This expression first appeared in the 1788 second edition of A Classical Dictionary of the Vulgar Tongue, written by British antiquarian Francis Grose. At that time, the phrase "piss-proud" originally referred to a penis made erect ("proud" meaning both "swollen" and "full of pride") by a full bladder. During sleep, the accumulation of urine in the bladder places pressure on the prostate gland, which exacerbates the natural tendency for males to wake up with an erection. Grose defined the term as meaning one who has a false erection, usually "said of any old fellow who marries a young wife".

Over the years, the meaning of the phrase shifted from the literal to the figurative and now, instead of denoting a man with an erection caused by bladder pressure rather than virility, it instead describes someone with an ego inflated past the point of any ability he or she has to back it up, or someone who is full of himself. Incidentally, the phrase "full of himself" appears to be directly related to "piss-proud" in that the former is a euphemism for the latter.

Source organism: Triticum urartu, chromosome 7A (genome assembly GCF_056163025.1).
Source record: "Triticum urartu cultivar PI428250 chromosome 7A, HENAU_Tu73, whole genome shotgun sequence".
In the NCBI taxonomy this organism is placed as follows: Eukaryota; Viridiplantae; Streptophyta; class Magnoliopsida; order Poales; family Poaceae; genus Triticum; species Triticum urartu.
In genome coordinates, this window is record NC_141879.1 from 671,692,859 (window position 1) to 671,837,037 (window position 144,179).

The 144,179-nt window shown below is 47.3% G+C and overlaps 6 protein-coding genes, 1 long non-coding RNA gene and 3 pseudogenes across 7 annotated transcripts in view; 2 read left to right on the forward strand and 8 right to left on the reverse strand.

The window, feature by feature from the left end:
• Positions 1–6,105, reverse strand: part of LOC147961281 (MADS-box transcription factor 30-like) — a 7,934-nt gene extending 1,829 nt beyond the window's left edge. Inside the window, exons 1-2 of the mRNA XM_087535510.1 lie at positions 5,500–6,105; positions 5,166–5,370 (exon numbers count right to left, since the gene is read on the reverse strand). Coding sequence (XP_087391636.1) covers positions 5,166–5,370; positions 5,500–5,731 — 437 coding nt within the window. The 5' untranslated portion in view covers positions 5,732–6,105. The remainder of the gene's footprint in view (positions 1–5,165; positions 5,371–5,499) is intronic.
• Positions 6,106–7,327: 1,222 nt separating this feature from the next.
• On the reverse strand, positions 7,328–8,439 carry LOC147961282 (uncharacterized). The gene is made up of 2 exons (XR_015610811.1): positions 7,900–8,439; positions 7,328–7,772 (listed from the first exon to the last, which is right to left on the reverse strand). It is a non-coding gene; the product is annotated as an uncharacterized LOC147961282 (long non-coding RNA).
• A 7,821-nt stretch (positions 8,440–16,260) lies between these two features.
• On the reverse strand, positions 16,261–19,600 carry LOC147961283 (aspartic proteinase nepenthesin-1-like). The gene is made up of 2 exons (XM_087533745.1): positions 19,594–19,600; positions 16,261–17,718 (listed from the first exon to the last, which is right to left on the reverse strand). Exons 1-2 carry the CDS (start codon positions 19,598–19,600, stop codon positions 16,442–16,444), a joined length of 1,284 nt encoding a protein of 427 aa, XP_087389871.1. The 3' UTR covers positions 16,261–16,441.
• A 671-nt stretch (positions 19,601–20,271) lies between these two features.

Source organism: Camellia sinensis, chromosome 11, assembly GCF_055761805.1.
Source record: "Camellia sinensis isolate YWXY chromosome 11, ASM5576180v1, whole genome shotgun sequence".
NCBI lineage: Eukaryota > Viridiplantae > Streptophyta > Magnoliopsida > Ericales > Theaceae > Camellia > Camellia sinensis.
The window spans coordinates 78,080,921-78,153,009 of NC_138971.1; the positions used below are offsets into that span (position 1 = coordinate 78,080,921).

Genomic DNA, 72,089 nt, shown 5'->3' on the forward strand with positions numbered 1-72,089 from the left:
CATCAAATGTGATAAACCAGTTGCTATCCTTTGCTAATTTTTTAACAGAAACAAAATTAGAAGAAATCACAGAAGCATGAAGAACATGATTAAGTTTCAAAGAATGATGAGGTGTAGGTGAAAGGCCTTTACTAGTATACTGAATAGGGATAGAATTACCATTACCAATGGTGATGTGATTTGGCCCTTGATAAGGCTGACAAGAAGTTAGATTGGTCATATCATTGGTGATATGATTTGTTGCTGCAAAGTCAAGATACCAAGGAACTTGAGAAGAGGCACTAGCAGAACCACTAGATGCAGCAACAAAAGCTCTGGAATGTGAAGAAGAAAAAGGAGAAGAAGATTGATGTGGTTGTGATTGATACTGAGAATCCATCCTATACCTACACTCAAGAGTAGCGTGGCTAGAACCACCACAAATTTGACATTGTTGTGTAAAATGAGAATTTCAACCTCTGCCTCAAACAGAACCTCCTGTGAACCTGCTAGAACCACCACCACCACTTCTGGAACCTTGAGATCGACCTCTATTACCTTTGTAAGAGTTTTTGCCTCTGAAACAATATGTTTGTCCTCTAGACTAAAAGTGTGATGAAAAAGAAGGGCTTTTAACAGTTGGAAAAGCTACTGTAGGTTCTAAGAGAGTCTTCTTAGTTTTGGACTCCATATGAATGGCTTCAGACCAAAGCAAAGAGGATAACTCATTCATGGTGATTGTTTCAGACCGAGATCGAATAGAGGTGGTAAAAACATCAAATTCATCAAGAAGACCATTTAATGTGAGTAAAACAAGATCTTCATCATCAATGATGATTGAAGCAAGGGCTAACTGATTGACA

The most common remedy for someone being "piss-proud" is for a person, usually one who is socially close to him or her, to "take the piss".

BBC - h2g2 - The Origins and Common Usage of British Swear-words <>
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